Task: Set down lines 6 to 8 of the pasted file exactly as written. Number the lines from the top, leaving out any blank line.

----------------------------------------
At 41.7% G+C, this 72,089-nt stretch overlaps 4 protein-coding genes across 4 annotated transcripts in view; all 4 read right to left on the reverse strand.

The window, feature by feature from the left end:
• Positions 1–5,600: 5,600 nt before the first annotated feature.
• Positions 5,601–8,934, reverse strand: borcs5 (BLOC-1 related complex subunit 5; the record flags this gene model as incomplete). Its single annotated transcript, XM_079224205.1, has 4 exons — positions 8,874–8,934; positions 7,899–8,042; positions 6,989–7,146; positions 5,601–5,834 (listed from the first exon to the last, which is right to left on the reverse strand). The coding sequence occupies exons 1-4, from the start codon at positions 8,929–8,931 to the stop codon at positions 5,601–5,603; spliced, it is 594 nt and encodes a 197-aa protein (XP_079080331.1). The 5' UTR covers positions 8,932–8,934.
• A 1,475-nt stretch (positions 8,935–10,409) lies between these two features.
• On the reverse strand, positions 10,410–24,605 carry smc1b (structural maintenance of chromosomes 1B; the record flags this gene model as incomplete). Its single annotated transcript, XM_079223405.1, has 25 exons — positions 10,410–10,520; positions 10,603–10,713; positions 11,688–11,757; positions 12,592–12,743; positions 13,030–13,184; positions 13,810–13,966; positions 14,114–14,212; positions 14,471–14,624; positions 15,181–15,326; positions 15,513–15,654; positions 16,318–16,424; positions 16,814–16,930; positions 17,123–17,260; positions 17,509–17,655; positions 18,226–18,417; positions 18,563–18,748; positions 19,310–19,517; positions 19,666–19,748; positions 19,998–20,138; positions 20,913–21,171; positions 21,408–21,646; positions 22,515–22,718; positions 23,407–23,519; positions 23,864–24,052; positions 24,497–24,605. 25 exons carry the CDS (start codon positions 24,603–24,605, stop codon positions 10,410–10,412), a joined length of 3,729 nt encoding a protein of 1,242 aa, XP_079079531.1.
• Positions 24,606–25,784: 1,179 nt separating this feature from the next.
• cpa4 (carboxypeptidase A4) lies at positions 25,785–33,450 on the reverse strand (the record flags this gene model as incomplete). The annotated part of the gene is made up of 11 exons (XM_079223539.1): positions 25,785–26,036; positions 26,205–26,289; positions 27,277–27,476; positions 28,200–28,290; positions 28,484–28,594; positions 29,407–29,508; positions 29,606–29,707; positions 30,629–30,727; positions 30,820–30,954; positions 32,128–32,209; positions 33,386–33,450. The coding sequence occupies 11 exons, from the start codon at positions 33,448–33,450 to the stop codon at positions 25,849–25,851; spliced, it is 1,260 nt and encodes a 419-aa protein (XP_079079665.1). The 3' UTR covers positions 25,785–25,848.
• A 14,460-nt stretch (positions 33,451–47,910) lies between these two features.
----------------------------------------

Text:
• On the reverse strand, positions 10,410–24,605 carry smc1b (structural maintenance of chromosomes 1B; the record flags this gene model as incomplete). Its single annotated transcript, XM_079223405.1, has 25 exons — positions 10,410–10,520; positions 10,603–10,713; positions 11,688–11,757; positions 12,592–12,743; positions 13,030–13,184; positions 13,810–13,966; positions 14,114–14,212; positions 14,471–14,624; positions 15,181–15,326; positions 15,513–15,654; positions 16,318–16,424; positions 16,814–16,930; positions 17,123–17,260; positions 17,509–17,655; positions 18,226–18,417; positions 18,563–18,748; positions 19,310–19,517; positions 19,666–19,748; positions 19,998–20,138; positions 20,913–21,171; positions 21,408–21,646; positions 22,515–22,718; positions 23,407–23,519; positions 23,864–24,052; positions 24,497–24,605. 25 exons carry the CDS (start codon positions 24,603–24,605, stop codon positions 10,410–10,412), a joined length of 3,729 nt encoding a protein of 1,242 aa, XP_079079531.1.
• Positions 24,606–25,784: 1,179 nt separating this feature from the next.
• cpa4 (carboxypeptidase A4) lies at positions 25,785–33,450 on the reverse strand (the record flags this gene model as incomplete). The annotated part of the gene is made up of 11 exons (XM_079223539.1): positions 25,785–26,036; positions 26,205–26,289; positions 27,277–27,476; positions 28,200–28,290; positions 28,484–28,594; positions 29,407–29,508; positions 29,606–29,707; positions 30,629–30,727; positions 30,820–30,954; positions 32,128–32,209; positions 33,386–33,450. The coding sequence occupies 11 exons, from the start codon at positions 33,448–33,450 to the stop codon at positions 25,849–25,851; spliced, it is 1,260 nt and encodes a 419-aa protein (XP_079079665.1). The 3' UTR covers positions 25,785–25,848.